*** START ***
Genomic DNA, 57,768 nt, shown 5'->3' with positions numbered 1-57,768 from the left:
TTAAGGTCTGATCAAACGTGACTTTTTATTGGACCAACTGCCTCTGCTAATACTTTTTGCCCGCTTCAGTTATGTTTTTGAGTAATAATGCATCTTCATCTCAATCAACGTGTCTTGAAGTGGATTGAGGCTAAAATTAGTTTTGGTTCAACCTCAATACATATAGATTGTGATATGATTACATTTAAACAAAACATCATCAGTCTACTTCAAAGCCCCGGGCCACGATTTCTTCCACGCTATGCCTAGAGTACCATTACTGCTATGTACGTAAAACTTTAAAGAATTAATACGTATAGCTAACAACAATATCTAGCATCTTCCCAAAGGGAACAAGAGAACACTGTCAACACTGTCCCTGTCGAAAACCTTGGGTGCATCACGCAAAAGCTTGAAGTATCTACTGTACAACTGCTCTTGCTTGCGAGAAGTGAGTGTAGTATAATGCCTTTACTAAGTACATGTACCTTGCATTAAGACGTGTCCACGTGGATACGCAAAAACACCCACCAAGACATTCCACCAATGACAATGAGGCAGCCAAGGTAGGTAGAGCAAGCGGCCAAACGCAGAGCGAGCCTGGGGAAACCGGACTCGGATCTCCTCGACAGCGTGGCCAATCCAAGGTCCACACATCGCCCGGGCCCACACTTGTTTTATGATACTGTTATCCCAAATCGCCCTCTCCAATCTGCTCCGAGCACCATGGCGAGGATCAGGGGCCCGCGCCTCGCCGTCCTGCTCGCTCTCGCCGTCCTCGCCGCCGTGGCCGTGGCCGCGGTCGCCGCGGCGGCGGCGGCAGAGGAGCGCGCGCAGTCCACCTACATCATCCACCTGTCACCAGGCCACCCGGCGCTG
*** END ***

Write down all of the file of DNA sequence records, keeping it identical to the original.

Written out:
Genomic DNA, 57,768 nt, shown 5'->3' with positions numbered 1-57,768 from the left:
TTAAGGTCTGATCAAACGTGACTTTTTATTGGACCAACTGCCTCTGCTAATACTTTTTGCCCGCTTCAGTTATGTTTTTGAGTAATAATGCATCTTCATCTCAATCAACGTGTCTTGAAGTGGATTGAGGCTAAAATTAGTTTTGGTTCAACCTCAATACATATAGATTGTGATATGATTACATTTAAACAAAACATCATCAGTCTACTTCAAAGCCCCGGGCCACGATTTCTTCCACGCTATGCCTAGAGTACCATTACTGCTATGTACGTAAAACTTTAAAGAATTAATACGTATAGCTAACAACAATATCTAGCATCTTCCCAAAGGGAACAAGAGAACACTGTCAACACTGTCCCTGTCGAAAACCTTGGGTGCATCACGCAAAAGCTTGAAGTATCTACTGTACAACTGCTCTTGCTTGCGAGAAGTGAGTGTAGTATAATGCCTTTACTAAGTACATGTACCTTGCATTAAGACGTGTCCACGTGGATACGCAAAAACACCCACCAAGACATTCCACCAATGACAATGAGGCAGCCAAGGTAGGTAGAGCAAGCGGCCAAACGCAGAGCGAGCCTGGGGAAACCGGACTCGGATCTCCTCGACAGCGTGGCCAATCCAAGGTCCACACATCGCCCGGGCCCACACTTGTTTTATGATACTGTTATCCCAAATCGCCCTCTCCAATCTGCTCCGAGCACCATGGCGAGGATCAGGGGCCCGCGCCTCGCCGTCCTGCTCGCTCTCGCCGTCCTCGCCGCCGTGGCCGTGGCCGCGGTCGCCGCGGCGGCGGCGGCAGAGGAGCGCGCGCAGTCCACCTACATCATCCACCTGTCACCAGGCCACCCGGCGCTG